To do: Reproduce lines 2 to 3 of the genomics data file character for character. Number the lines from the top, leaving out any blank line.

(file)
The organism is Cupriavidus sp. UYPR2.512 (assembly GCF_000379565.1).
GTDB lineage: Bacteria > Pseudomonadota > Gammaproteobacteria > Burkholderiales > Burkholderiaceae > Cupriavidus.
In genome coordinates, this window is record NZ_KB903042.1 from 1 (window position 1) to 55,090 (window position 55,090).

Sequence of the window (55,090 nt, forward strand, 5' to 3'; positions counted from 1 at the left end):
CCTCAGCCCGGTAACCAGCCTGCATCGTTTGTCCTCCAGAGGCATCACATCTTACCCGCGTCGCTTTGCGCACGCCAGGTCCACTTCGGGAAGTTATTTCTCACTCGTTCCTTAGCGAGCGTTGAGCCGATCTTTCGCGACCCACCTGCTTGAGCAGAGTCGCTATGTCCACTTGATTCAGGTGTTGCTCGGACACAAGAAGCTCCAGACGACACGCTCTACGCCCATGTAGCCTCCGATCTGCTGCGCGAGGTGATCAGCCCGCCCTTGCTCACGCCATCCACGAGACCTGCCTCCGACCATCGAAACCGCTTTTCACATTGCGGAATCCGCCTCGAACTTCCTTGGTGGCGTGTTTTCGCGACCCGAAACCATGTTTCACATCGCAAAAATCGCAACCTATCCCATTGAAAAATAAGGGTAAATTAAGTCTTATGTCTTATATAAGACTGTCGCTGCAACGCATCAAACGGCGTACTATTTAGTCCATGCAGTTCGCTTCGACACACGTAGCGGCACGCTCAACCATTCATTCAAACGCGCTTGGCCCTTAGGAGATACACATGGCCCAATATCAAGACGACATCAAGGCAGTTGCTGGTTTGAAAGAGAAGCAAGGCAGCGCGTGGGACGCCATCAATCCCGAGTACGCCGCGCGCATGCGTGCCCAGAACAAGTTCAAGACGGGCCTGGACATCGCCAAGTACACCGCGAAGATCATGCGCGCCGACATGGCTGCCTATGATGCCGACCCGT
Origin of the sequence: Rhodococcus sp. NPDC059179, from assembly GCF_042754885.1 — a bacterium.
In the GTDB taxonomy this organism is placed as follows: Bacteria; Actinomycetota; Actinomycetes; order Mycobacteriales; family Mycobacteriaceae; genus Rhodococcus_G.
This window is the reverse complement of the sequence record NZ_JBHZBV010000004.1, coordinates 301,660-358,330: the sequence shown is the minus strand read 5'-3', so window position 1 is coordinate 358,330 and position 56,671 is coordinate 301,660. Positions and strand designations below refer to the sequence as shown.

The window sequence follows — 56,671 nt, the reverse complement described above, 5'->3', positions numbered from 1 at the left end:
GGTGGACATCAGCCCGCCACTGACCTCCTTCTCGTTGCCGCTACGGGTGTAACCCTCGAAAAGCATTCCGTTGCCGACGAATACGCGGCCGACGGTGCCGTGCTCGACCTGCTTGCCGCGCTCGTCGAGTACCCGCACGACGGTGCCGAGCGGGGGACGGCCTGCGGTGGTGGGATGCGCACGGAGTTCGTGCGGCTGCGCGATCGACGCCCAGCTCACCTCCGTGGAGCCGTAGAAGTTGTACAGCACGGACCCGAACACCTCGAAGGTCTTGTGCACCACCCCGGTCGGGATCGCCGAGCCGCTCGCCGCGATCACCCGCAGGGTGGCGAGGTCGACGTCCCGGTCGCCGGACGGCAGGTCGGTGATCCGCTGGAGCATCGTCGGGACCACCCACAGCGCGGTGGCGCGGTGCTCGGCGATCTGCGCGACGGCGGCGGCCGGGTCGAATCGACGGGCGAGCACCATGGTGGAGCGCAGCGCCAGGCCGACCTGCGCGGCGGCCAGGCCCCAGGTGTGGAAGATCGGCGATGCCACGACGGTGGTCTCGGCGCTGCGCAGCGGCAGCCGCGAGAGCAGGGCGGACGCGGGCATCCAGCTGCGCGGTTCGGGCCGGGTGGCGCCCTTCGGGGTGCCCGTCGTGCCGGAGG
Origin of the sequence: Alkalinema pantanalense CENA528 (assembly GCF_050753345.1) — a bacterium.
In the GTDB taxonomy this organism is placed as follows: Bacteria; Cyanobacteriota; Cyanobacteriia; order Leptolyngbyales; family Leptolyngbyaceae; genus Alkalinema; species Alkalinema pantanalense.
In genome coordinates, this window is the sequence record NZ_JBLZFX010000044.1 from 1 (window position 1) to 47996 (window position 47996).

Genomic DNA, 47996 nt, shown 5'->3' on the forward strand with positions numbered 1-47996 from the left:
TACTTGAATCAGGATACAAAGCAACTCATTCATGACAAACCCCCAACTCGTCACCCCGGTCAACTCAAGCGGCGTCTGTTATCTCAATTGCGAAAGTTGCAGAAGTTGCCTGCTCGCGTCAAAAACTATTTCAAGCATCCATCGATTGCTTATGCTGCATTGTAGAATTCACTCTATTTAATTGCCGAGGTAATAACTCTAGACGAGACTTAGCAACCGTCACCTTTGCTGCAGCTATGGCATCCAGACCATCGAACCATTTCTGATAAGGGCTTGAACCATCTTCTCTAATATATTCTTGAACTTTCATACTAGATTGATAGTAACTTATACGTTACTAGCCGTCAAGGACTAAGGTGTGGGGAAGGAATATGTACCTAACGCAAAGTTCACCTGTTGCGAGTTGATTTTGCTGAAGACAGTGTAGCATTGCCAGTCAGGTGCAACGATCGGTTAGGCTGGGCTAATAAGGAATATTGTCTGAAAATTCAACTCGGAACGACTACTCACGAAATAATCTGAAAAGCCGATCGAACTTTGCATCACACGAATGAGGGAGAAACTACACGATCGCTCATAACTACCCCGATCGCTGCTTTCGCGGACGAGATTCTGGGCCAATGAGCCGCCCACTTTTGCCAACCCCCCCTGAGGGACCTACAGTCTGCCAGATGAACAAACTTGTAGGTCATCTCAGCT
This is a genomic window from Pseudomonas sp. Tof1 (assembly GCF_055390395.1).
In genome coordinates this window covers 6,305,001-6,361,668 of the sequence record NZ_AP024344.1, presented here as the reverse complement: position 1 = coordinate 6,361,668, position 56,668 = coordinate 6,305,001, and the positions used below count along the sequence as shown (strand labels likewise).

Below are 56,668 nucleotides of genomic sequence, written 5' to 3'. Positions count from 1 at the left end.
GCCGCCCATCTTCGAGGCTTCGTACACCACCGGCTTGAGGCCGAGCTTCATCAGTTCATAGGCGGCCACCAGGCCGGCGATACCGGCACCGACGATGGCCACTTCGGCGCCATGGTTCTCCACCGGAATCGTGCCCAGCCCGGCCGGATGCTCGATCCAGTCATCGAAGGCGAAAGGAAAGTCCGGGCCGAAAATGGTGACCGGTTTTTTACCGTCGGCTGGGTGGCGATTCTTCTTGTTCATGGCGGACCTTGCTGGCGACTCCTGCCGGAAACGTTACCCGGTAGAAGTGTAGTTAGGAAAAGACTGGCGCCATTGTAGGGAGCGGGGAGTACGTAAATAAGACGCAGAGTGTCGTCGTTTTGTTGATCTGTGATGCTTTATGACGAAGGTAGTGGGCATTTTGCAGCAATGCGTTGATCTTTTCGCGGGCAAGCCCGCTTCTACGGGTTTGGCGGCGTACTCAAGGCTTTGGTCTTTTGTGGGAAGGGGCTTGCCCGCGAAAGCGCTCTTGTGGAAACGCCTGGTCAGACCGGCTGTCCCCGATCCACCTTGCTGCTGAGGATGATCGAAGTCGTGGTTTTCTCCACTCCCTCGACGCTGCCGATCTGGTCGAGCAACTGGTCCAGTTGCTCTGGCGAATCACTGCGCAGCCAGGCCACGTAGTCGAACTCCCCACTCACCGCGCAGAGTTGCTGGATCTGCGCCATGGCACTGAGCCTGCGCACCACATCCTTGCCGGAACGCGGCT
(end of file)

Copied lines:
GTDB lineage: Bacteria > Pseudomonadota > Gammaproteobacteria > Burkholderiales > Burkholderiaceae > Cupriavidus.
In genome coordinates, this window is record NZ_KB903042.1 from 1 (window position 1) to 55,090 (window position 55,090).